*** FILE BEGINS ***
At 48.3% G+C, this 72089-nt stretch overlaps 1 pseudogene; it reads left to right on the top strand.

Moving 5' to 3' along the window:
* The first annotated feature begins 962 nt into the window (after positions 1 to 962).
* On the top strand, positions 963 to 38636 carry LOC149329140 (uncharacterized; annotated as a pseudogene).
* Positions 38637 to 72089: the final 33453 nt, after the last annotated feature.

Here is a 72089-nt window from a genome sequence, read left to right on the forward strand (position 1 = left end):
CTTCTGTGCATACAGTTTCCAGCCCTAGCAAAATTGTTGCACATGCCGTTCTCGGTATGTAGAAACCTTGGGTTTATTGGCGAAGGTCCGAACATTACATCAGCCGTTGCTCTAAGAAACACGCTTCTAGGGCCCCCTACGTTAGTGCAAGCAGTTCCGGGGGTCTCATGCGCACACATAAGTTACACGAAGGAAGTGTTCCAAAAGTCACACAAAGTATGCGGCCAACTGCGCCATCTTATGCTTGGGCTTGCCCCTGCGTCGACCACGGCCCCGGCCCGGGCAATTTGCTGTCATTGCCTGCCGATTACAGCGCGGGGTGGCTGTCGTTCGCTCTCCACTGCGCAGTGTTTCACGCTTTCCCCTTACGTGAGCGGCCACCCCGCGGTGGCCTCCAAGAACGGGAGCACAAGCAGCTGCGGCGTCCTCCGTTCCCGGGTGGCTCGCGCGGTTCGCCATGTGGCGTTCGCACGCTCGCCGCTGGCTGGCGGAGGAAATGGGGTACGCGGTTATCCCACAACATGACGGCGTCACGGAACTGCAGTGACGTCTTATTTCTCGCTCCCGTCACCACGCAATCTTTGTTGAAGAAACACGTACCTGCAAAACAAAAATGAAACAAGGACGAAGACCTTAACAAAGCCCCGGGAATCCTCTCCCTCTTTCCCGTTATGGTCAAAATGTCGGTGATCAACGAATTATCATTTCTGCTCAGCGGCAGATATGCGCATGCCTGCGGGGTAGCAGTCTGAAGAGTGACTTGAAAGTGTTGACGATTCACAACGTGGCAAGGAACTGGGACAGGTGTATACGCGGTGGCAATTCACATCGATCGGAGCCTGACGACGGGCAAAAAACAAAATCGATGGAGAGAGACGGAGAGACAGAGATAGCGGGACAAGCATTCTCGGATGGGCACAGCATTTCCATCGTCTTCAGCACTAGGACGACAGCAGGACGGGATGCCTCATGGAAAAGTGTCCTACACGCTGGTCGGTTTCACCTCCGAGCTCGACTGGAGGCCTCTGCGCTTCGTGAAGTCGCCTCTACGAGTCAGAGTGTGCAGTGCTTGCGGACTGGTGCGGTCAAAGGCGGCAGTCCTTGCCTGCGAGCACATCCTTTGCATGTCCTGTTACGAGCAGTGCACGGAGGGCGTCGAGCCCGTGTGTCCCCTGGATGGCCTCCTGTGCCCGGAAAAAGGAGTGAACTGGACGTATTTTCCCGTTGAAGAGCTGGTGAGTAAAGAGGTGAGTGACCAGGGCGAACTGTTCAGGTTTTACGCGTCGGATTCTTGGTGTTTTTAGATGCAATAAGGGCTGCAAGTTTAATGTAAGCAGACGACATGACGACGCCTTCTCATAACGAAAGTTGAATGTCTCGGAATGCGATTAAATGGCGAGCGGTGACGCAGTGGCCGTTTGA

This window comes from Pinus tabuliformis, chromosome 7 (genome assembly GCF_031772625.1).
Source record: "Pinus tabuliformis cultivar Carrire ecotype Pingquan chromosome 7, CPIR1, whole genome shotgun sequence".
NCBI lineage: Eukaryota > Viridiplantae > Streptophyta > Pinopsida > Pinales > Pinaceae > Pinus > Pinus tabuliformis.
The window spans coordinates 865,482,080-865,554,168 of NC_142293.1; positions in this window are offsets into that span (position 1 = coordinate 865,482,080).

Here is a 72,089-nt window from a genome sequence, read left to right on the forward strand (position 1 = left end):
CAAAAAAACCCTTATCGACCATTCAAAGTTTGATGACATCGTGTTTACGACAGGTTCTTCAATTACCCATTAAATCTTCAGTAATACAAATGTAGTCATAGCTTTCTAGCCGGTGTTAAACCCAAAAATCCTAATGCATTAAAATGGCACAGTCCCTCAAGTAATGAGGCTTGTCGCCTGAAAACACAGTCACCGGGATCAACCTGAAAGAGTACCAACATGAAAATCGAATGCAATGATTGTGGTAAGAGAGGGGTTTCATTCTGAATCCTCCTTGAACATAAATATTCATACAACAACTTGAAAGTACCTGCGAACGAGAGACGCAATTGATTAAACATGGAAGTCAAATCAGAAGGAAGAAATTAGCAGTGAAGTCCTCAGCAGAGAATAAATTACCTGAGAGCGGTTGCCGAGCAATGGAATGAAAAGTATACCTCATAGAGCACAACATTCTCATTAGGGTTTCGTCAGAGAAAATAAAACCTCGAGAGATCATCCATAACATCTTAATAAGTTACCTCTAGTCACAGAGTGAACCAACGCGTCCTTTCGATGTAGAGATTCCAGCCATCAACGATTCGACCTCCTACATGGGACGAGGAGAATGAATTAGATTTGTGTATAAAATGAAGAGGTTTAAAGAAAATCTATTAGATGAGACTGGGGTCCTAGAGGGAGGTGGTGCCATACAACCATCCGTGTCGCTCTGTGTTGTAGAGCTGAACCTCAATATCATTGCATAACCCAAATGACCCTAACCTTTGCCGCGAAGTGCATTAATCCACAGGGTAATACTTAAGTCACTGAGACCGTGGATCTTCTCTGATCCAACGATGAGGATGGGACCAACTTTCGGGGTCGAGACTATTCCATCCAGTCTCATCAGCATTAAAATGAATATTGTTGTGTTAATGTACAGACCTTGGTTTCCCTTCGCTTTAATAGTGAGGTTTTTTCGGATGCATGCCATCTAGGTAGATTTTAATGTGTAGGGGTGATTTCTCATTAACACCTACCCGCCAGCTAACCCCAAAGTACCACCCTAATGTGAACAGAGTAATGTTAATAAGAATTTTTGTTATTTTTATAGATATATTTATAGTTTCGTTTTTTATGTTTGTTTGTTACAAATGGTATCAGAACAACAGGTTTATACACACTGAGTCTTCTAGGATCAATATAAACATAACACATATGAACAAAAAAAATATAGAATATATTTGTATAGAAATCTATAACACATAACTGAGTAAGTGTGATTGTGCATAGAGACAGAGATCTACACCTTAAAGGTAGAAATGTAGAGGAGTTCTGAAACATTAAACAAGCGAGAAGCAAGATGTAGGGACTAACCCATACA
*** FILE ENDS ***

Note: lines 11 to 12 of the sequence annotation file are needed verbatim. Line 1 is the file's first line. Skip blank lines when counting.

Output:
The window spans coordinates 865,482,080-865,554,168 of NC_142293.1; positions in this window are offsets into that span (position 1 = coordinate 865,482,080).

Here is a 72,089-nt window from a genome sequence, read left to right on the forward strand (position 1 = left end):